Alan Dershowitz On 'Larry King Live' Shows The Lawyer's Contributions To The Dream Team

American Crime Story: The People v. O.J. Simpson has served as an introduction to some of the lesser known players in the Trial of the Century. Most people are familiar with, say, Johnnie Cochran's "if the glove doesn't fit, you must acquit" refrain, but some of his fellow lawyers are getting the primetime TV spotlight for the first time in ACS, like DNA expert Barry Scheck and Harvard professor Alan Dershowitz. And Alan Dershowitz's real appearance on Larry King Live shows the lawyer's flamboyant style and way with words made him an important member of O.J. Simpson's "Dream Team," the defense team that helped Simpson be found not guilty.

As portrayed on the show by Evan Handler, who will always be Charlotte's husband Harry Goldenblatt on Sex and the City to me, Dershowitz is almost amused by the case, seen gleefully explaining to his class of Harvard students how masterfully Johnnie Cochran is at arguing in the courtroom. But the real Dershowitz has been critical of his portrayal on The People v. O.J. Simpson, as he told the NY Daily News, "The idea that I was hired in order to shut me up is just totally ridiculous" and expressing concern at the series showing things that would've been covered by attorney-client privilege. However, if you want to hear Dershowitz's thoughts on the trial itself, they're still easy to find thanks to a TV appearance.

In a well-known appearance on Larry King from 1996, Dershowitz spoke about the case opposite author Vincent Bugliosi, who wrote Outrage: The Five Reasons O.J. Simpson Got Away With Murder. The interview, which you can listen to above, is a fierce debate between two smart, completely opposed lawyers. Dershowitz defended the "not guilty" verdict rendered by the jury, while Bugliosi was intensely critical, particularly about the blood evidence presented. As you can see (well, hear), Dershowitz artfully dodged a few questions, focusing on the defense's strategy to propose that "two police officers, who honestly and deeply believed, in Vince's own words, 'knew' that Simpson was guilty — whether or not that's true — decided that he was going to get acquitted like many other people thought and that some help was needed." When Detective Mark Fuhrman was asked if he had planted any evidence during the trial, he evoked the fifth amendment, as reported by the LA Times. In his book Murder in Brentwood, published after the trial in 1997, Fuhrman wrote, "one thing I will not apologize for is my policework on the Simpson case. I did a good job; I did nothing wrong."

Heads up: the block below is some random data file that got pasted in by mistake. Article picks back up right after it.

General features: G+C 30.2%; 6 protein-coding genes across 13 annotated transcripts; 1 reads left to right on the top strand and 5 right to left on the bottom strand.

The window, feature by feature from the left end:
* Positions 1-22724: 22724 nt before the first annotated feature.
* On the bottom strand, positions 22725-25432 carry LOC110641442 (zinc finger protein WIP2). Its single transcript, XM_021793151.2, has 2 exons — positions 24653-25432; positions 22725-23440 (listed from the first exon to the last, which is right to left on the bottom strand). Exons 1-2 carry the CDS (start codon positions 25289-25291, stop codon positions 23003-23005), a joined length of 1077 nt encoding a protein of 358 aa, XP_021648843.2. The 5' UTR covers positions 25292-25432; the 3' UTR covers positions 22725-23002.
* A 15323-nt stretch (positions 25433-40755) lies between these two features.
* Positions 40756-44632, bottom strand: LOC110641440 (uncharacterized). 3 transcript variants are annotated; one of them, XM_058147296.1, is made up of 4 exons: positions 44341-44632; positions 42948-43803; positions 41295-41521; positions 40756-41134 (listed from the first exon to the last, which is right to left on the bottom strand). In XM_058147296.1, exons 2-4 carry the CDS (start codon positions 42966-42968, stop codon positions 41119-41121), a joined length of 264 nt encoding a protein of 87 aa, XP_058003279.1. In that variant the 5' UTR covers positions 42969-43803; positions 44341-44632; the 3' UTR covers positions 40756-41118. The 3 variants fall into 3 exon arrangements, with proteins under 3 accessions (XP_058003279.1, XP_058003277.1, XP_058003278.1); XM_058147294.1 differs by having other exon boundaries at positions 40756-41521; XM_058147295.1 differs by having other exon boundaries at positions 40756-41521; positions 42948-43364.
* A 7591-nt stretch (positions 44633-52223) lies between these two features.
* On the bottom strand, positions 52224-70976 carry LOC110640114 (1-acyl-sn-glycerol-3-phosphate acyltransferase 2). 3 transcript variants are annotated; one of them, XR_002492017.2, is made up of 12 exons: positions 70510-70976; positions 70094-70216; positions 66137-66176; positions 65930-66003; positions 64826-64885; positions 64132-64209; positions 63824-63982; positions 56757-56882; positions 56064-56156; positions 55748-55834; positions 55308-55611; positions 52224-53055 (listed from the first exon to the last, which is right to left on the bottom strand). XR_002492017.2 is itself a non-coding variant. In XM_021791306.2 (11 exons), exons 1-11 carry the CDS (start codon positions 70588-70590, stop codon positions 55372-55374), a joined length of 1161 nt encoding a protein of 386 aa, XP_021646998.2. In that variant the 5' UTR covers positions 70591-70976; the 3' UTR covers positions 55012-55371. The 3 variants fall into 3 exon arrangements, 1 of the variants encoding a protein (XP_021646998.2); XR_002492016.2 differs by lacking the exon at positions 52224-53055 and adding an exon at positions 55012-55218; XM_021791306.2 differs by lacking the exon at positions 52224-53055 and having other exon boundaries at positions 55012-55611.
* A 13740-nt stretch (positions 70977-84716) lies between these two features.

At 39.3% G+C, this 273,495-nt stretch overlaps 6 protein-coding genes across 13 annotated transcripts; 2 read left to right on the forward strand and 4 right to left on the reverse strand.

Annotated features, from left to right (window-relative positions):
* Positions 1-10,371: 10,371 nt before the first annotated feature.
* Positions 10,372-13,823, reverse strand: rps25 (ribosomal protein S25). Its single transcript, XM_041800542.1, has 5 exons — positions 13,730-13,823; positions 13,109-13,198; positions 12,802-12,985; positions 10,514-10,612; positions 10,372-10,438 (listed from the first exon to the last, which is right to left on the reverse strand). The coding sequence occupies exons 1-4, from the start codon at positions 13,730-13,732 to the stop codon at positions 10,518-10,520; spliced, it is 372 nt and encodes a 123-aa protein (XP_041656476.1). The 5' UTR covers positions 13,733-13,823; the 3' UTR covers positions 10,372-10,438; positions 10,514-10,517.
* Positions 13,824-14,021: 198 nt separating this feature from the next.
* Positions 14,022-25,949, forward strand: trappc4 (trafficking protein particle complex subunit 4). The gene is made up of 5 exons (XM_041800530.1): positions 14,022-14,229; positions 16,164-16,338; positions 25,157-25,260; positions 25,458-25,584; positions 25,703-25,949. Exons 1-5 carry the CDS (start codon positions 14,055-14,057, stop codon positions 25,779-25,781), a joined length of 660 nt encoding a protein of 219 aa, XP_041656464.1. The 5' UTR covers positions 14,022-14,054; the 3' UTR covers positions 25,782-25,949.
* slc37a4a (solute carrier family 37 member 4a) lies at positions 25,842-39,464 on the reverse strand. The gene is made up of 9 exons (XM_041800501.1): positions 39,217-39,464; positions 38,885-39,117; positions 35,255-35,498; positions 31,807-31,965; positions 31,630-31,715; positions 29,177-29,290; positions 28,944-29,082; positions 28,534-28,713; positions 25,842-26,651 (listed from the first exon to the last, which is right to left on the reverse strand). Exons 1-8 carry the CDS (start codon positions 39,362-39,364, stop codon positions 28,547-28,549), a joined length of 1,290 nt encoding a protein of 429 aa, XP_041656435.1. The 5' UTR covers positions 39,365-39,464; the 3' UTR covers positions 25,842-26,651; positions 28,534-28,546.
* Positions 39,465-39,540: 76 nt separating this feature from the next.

Dershowitz continued to claim, "And what they did is ... they lied and committed perjury and may well have tampered with evidence, and the jury believed that." Bulgiosi disagreed with that assertion, but both lawyers agreed that the prosecution was "terrible," and that much of those flaws fell at the feet of prosecutor Chris Darden, who conducted the glove demonstration that was uncomfortably recreated on The People v. O.J. Simpson.

But the centerpiece of Dershowitz and Bugliosi's argument was all about one thing: blood evidence. Countering Dershowitz's points about how Furhman's participation in the case caused the jury to have reasonable doubt about Simpson's guilt, Bugliosi asked: "How do you handle reasonable doubt when Simpson's blood is found at the murder scene?" Dershowitz claimed otherwise, saying that Simpson told him "he repeatedly bled" at the crime scene and that the samples were "old brown, and degraded."

Their argument continued from there, as they dove into every step of the blood collection, from the samples' alleged contamination to a measure of the blood sample given by Simpson that was "unaccounted for." But Bugliosi did have a triumphant moment when he pointed out "Even your colleagues, Alan, ... did not allege in their summation, that the LAPD planted drops of Simpson's blood directly to the left of the killer's shoeprints," suggesting that Dershowitz's claim that if any fresh blood from Simpson was found at the crime scene, it must have been because of an LAPD conspiracy, was untrue.

Dershowitz's appearance on Larry King shows just how much information this jury was juggling when they had to decide their verdict.

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